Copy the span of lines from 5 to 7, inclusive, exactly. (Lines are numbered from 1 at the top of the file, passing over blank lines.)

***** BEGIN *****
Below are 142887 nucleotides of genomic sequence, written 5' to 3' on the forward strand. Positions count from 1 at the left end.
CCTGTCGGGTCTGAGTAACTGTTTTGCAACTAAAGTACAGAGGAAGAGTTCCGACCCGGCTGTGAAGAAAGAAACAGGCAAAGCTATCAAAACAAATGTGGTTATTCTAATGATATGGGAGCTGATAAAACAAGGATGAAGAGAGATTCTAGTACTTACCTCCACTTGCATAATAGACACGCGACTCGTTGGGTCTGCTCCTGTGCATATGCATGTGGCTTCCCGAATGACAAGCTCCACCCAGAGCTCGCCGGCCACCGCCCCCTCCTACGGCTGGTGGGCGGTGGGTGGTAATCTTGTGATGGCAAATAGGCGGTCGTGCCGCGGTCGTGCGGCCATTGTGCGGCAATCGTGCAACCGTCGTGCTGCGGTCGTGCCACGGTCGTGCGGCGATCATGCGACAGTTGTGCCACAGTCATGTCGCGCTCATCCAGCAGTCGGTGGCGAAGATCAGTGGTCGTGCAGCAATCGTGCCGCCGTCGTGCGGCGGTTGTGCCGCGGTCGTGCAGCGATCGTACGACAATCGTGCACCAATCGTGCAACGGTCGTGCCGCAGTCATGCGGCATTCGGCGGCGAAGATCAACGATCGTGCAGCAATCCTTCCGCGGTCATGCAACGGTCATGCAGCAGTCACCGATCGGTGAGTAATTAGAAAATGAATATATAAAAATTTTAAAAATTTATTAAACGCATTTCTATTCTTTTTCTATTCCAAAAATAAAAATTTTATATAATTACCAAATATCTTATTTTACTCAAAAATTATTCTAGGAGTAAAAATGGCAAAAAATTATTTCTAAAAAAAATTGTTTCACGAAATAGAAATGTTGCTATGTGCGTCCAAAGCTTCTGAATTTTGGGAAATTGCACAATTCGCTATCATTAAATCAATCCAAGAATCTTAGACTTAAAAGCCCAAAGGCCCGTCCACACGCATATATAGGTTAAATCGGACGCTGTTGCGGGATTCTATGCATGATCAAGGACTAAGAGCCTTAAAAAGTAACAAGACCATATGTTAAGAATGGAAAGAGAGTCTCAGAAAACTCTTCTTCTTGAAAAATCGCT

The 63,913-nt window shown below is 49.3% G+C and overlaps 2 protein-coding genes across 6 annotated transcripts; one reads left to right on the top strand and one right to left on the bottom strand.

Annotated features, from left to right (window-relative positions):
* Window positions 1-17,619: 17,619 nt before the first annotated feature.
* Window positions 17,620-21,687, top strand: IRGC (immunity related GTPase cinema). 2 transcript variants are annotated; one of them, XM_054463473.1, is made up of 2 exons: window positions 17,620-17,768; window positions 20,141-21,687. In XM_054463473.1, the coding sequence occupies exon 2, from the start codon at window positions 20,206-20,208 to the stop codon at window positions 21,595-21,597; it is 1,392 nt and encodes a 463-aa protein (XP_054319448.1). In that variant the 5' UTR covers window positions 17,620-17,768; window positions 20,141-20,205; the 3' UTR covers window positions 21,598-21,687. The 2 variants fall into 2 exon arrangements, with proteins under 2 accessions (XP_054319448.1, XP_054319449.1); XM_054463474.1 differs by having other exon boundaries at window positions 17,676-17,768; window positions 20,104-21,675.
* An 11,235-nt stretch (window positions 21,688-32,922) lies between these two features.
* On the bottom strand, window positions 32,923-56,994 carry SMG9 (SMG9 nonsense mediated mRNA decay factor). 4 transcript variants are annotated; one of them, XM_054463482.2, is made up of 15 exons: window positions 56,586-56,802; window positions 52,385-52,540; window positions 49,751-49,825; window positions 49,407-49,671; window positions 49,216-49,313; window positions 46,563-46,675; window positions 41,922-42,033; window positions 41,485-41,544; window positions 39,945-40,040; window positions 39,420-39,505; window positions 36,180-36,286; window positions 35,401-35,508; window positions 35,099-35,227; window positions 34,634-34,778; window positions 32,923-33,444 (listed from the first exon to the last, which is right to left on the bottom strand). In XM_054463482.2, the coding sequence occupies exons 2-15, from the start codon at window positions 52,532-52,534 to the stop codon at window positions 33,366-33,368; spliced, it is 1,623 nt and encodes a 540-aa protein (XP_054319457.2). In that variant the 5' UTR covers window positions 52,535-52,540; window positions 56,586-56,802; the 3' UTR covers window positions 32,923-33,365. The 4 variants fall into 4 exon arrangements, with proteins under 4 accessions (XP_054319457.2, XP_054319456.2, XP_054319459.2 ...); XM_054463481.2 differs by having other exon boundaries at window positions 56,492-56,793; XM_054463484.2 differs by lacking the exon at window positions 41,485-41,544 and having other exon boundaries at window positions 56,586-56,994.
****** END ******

* Window positions 1-17,619: 17,619 nt before the first annotated feature.
* Window positions 17,620-21,687, top strand: IRGC (immunity related GTPase cinema). 2 transcript variants are annotated; one of them, XM_054463473.1, is made up of 2 exons: window positions 17,620-17,768; window positions 20,141-21,687. In XM_054463473.1, the coding sequence occupies exon 2, from the start codon at window positions 20,206-20,208 to the stop codon at window positions 21,595-21,597; it is 1,392 nt and encodes a 463-aa protein (XP_054319448.1). In that variant the 5' UTR covers window positions 17,620-17,768; window positions 20,141-20,205; the 3' UTR covers window positions 21,598-21,687. The 2 variants fall into 2 exon arrangements, with proteins under 2 accessions (XP_054319448.1, XP_054319449.1); XM_054463474.1 differs by having other exon boundaries at window positions 17,676-17,768; window positions 20,104-21,675.
* An 11,235-nt stretch (window positions 21,688-32,922) lies between these two features.